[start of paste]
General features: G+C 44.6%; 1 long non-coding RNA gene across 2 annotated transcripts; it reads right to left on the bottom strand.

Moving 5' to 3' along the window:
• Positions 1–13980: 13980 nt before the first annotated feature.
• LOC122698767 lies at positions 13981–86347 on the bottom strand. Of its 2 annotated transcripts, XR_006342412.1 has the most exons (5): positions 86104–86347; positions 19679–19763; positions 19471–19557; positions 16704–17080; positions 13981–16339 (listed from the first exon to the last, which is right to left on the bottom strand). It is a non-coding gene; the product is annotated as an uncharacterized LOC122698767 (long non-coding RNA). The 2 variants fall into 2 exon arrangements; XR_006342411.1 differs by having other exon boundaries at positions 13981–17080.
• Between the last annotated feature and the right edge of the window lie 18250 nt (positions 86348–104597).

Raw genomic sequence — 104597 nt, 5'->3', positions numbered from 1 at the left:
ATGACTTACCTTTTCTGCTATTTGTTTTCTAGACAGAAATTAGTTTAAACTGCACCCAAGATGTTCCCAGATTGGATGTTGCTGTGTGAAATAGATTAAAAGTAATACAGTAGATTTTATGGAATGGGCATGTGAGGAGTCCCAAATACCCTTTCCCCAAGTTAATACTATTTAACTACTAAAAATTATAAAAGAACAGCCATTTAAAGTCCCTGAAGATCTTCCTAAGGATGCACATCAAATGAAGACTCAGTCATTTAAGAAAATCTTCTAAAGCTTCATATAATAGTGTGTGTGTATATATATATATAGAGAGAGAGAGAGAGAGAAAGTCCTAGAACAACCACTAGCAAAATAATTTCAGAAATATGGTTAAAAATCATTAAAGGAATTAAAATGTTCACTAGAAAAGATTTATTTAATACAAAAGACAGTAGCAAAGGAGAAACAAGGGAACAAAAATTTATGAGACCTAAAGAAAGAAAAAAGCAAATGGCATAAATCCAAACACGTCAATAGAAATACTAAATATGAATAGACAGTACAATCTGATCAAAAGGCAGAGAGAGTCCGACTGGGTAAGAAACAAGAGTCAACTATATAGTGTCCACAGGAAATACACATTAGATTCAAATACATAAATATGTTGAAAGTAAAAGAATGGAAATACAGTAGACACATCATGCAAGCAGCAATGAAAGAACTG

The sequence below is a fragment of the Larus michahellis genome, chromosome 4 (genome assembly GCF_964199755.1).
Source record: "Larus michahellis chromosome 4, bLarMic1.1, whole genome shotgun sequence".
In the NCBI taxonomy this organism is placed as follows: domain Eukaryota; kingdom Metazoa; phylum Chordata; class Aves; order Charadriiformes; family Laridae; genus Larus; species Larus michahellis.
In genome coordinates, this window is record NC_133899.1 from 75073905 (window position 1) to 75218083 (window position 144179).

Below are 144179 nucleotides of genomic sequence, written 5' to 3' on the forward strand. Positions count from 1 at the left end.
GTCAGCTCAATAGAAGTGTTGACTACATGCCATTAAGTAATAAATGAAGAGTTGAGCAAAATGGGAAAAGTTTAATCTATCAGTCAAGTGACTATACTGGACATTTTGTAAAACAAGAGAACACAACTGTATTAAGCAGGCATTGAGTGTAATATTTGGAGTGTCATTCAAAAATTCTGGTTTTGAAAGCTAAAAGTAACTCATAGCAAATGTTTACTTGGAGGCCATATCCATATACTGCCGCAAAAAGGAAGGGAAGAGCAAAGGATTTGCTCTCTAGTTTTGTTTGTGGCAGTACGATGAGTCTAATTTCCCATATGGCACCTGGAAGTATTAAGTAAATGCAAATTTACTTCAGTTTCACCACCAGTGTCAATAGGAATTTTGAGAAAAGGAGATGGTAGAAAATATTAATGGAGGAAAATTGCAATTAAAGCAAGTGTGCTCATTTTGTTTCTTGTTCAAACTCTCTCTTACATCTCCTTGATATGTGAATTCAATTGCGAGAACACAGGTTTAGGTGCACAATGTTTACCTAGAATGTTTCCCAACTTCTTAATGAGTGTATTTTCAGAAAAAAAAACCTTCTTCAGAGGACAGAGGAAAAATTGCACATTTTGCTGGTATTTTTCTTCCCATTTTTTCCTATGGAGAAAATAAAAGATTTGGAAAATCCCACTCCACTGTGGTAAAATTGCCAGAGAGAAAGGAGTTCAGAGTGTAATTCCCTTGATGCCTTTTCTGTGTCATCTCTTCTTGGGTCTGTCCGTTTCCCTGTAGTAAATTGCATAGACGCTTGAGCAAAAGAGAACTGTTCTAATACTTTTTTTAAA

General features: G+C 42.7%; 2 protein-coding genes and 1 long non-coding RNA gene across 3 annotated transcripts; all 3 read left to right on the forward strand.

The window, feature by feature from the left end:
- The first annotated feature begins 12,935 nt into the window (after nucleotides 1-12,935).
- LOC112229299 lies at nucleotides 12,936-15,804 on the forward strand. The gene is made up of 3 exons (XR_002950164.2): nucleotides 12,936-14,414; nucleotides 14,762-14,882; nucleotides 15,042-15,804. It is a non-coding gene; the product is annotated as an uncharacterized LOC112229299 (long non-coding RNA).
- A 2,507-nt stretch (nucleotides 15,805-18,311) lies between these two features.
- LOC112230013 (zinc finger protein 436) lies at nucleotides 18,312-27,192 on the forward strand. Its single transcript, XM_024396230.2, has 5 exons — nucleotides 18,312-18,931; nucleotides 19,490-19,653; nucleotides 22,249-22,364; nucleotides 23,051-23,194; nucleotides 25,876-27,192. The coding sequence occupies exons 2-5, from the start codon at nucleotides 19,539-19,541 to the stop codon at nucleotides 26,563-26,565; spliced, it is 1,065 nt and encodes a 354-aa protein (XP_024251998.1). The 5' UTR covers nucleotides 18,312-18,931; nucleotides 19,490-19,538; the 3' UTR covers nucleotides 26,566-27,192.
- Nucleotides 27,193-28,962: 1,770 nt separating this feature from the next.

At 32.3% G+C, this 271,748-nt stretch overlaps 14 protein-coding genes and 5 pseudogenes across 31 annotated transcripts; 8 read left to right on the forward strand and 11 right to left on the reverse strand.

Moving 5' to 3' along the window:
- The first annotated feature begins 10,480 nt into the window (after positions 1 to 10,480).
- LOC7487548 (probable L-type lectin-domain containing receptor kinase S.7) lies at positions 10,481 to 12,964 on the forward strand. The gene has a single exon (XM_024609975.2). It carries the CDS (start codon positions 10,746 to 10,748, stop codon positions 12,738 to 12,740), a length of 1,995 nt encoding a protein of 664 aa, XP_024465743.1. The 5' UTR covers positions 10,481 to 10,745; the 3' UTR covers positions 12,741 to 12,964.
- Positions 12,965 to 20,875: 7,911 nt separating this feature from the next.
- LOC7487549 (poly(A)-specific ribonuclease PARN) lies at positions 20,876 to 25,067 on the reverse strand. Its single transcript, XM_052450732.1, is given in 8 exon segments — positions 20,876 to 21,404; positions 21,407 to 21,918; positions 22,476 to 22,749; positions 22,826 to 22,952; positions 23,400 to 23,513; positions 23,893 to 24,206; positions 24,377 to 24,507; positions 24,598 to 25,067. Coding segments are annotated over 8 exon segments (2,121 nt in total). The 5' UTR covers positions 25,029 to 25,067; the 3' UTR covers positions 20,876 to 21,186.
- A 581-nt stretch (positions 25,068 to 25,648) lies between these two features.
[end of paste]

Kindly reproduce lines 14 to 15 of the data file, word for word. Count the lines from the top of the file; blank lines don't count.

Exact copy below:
General features: G+C 42.7%; 2 protein-coding genes and 1 long non-coding RNA gene across 3 annotated transcripts; all 3 read left to right on the forward strand.

The window, feature by feature from the left end: